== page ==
There is the story of the last hairdresser on the estate, setting the perms of her last customers on the last day; the guy who runs the mobile library, with his 1950s rocker / Teddy Boy look; the newspaper man and his shop, the only remaining shop that could sell alcohol on the estate and so the one that gets burgled most frequently; and there are stories of young girls going missing. These people grew up with each other, played with each other, dated each other when younger, they frequently worked together – sometimes on less legitimate enterprises – and their kids, the ones who haven’t escaped yet, date each other now.

Of course the estate has a ‘big man’, who goes by the name of Vincent, who is thoughtlessly violent to humans and animals alike – and some scenes involving him need a warning to those of certain dispositions. One of the tales crosses into the rave scene of the early 90s, with a lot of drugs, confused wanderings around the home counties looking for barns, warehouses, trying to avoid the old bill, and three kids from the estate trying to make their own big event in the old water-treatment works on the estate.

The story that really pulled me in was the opening one about two teenage girls trying to navigate growing up together. One of them, Una, mysterious and sometimes almost a ghostly presence, has a difficult home life with her mother. She does a she pleases, bunks off school, wanders off frequently, doesn’t tell people where she’s going…probably described as running wild. She becomes an artist but again of a strange and ephemeral kind. She is most famous for a painting known as The Green Girl. Reviewing her work someone says that most of her surviving paintings are of much the same scene / atmosphere: dusky waterside, probably a river, some willows and reeds and a general feeling of foreboding.

Then there is Peg Powler – local legend and possible water spirit – who allegedly haunts both the open waterways and the sewers, water pipes – so much so that one character has his toilet lid sealed down with gaffer tape, out of fear that Peg will reach up out of the bowl and grab him. Jean, Una’s friend, is convinced that Una made a pact with Peg… And there is The Day of the Dark when the whole estate was inexplicably plunged into a “midnight darkness” and violent weather, at midday.

“I saw myself reflected in the tranquil murder of Gus’ dilated pupil…” is as good a description of a close-up encounter with a Sparrowhawk (called Gus) as you’re likely to read.

Short-listed for several awards, it is a cracking read. From Parthian Press:

Freedom Read #114

This is a delightfully vicious little book. The writing sharp as a talon.

Lucy has a husband Jake, and two young boys – Paddy and Ted. They live a normal suburban life.

One morning a stranger rings Lucy, introduces himself and tells her “Your husband – Jake – is sleeping with my wife. I found out today. I thought you ought to know.”

The woman in question is Vanessa, a colleague of Jake.

After the expected fury, swearing and lashing out, Lucy and Jake settle on the arrangement that Lucy can ‘get her own back’, three times and no more, then that will be an end to it.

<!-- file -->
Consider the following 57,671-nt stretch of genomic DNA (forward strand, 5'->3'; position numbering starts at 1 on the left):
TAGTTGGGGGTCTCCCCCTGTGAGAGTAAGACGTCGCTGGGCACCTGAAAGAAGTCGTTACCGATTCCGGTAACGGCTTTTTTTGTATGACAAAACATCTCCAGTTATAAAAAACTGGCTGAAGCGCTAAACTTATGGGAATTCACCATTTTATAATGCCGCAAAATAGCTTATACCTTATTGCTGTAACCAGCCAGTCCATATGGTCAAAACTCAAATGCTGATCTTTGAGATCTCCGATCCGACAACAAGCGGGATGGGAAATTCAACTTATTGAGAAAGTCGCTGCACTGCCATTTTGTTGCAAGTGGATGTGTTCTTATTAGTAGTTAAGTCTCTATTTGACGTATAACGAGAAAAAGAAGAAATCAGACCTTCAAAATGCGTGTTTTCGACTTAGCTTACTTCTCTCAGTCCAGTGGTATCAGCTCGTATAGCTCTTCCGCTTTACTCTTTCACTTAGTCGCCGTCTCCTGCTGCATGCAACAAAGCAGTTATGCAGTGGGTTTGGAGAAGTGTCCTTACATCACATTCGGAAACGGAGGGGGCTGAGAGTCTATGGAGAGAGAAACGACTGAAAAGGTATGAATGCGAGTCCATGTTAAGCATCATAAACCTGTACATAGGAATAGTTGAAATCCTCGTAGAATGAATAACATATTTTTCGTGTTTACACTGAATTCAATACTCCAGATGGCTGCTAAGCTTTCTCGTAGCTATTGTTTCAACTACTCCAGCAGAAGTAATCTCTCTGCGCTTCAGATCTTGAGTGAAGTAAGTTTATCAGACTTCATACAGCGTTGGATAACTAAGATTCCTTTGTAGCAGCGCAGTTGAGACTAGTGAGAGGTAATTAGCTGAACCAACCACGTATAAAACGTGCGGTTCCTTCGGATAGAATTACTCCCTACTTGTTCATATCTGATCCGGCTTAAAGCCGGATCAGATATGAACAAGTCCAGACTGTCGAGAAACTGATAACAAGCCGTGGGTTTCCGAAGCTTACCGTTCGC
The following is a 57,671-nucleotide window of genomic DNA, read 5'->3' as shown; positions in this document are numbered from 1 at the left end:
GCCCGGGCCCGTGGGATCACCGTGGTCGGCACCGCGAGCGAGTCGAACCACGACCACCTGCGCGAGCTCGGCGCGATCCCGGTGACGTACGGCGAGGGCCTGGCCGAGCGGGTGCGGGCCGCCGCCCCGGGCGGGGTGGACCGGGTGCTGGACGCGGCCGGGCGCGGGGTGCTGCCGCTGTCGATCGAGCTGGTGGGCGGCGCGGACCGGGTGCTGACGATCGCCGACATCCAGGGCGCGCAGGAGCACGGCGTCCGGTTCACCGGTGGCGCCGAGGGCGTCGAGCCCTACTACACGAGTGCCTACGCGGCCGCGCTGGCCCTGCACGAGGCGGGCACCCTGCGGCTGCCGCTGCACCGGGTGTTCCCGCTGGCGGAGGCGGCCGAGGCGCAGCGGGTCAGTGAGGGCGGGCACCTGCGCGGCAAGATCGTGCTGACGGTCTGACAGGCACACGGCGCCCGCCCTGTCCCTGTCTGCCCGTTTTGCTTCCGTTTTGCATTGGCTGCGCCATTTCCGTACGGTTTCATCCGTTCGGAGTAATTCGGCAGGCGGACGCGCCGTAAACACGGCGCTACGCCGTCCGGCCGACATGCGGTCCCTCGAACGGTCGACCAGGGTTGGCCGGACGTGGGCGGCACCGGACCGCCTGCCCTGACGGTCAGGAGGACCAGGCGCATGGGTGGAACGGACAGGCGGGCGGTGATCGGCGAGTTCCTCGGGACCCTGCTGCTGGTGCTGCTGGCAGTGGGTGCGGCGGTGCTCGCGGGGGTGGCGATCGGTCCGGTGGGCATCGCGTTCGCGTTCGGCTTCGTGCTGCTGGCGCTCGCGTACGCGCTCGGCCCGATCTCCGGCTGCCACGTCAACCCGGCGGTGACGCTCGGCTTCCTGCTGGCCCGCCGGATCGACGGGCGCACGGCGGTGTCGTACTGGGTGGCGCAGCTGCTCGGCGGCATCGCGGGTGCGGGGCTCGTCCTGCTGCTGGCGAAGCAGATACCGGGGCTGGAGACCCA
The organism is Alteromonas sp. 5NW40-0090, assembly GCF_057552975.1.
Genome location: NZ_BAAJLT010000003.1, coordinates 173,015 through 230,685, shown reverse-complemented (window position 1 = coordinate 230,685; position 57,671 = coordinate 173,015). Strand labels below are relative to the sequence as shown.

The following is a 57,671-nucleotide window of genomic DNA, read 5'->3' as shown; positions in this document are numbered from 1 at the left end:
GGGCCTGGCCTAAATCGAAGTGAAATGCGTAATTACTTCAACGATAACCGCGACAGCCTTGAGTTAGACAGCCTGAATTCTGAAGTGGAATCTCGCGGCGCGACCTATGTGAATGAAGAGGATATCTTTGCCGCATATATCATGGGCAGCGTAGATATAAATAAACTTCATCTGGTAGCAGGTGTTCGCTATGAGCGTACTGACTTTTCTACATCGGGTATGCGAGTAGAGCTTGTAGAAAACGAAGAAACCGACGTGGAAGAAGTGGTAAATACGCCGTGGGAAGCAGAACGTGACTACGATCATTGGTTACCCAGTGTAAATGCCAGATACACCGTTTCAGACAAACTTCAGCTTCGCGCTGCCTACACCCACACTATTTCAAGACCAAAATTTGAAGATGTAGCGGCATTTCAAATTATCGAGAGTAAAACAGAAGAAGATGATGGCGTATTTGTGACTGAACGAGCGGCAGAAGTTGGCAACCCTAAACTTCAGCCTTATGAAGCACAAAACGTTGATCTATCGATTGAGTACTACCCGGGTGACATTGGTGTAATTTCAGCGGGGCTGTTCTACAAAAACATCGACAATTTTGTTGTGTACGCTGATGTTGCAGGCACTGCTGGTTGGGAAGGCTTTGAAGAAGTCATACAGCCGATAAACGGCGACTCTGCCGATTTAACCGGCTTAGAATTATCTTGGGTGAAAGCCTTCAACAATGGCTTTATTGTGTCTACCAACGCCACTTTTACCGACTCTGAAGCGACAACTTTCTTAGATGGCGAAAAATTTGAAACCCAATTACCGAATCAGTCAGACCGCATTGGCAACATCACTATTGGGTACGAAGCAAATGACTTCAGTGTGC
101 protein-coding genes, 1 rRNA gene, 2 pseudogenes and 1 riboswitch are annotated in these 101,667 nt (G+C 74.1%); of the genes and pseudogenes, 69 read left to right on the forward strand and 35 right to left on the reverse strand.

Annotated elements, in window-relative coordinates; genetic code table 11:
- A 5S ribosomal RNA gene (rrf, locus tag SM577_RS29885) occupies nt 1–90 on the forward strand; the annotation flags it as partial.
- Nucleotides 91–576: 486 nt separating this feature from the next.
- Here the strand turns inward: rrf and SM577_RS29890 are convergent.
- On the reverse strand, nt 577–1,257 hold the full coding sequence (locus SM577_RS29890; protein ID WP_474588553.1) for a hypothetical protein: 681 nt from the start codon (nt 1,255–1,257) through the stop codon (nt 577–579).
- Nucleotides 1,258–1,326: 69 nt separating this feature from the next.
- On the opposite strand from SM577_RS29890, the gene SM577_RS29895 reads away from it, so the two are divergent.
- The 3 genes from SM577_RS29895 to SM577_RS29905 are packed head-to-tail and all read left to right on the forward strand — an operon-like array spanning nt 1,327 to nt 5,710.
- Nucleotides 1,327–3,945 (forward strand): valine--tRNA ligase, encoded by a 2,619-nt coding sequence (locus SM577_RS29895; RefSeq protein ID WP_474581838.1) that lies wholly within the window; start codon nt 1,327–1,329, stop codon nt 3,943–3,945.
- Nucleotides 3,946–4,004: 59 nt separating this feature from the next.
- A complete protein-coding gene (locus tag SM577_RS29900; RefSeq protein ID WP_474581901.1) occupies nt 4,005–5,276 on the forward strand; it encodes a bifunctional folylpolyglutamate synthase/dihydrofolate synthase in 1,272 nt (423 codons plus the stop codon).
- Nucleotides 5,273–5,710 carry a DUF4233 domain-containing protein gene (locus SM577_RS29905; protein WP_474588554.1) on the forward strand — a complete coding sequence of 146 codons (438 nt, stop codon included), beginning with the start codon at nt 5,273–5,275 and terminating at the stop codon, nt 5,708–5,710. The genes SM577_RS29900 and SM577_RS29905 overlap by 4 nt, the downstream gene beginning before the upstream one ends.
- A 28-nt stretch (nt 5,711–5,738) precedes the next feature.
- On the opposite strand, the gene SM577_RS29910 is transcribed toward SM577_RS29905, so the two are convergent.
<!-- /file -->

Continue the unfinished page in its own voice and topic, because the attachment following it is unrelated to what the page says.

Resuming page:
We don’t know what Jake expected that to mean – perhaps that Lucy would get a free pass for three infidelities, who knows – but I doubt he expected what he got.

I won’t say any more, for fear of spoiling it, except that Lucy studied Classics, hence the appearance of the Harpy, which runs through the book in italicised side-chapters.

The book is sharply and sparsely, written. A quick 190 pages or so. We do not hear from Jake’s side, this is Lucy’s story.

A warning: there is blood!

Freedom Read #113

(translated by Sasha Dugdale)

An extraordinary feat. It is not a novel, rather it is 500 pages somewhere between memoire, investigation and imagining. (as well as being another gorgeous Fitzcarraldo thing)

Stepanova starts with her (extended) family, working outwards and backwards and forwards through history, following them and their journeys abroad, correspondences from war, listening to oral histories / stories told and re-told across the kitchen table, photographs and momentos, and weaves it all in and out of the huge, melancholic history of Russia. It is breath-taking. Always engaging. Always wandering off into tangents. The closest analogy really is to think of it as someone whose elderly relative has recently died, and they are left to go through all their belongings, all those unmarked boxes in the attic…some of which contain objects of impenetrable provenance and importance, others containing teapots or children’s toys.

And then weaving these bits of bric-a-brac, family heirlooms, into national history.

There is a recurrent theme of small porcelain dolls, thousands upon thousands of them. They were apparently the ‘bubblewrap’ of days gone by: packing crates filled with all of these tiny mass produced dolls, designed to crack and take the bumps and crashes of cargo handling and delivery, hence few remain in pristine condition. Maria has one.

Throughout her telling she conveys a sense of obligation, of familial expectation or duty. Stepanova tells us she has spent ages trying to write this book, whether that means all the years of listening, of being around parents and grandparents and absorbing their stories, or whether that means just living in Russia throughout the last years of Communist rule, Perestroika, the current cutthroat capitalist experience, or whether it means getting the words down, who can say. A combination of the three, probably.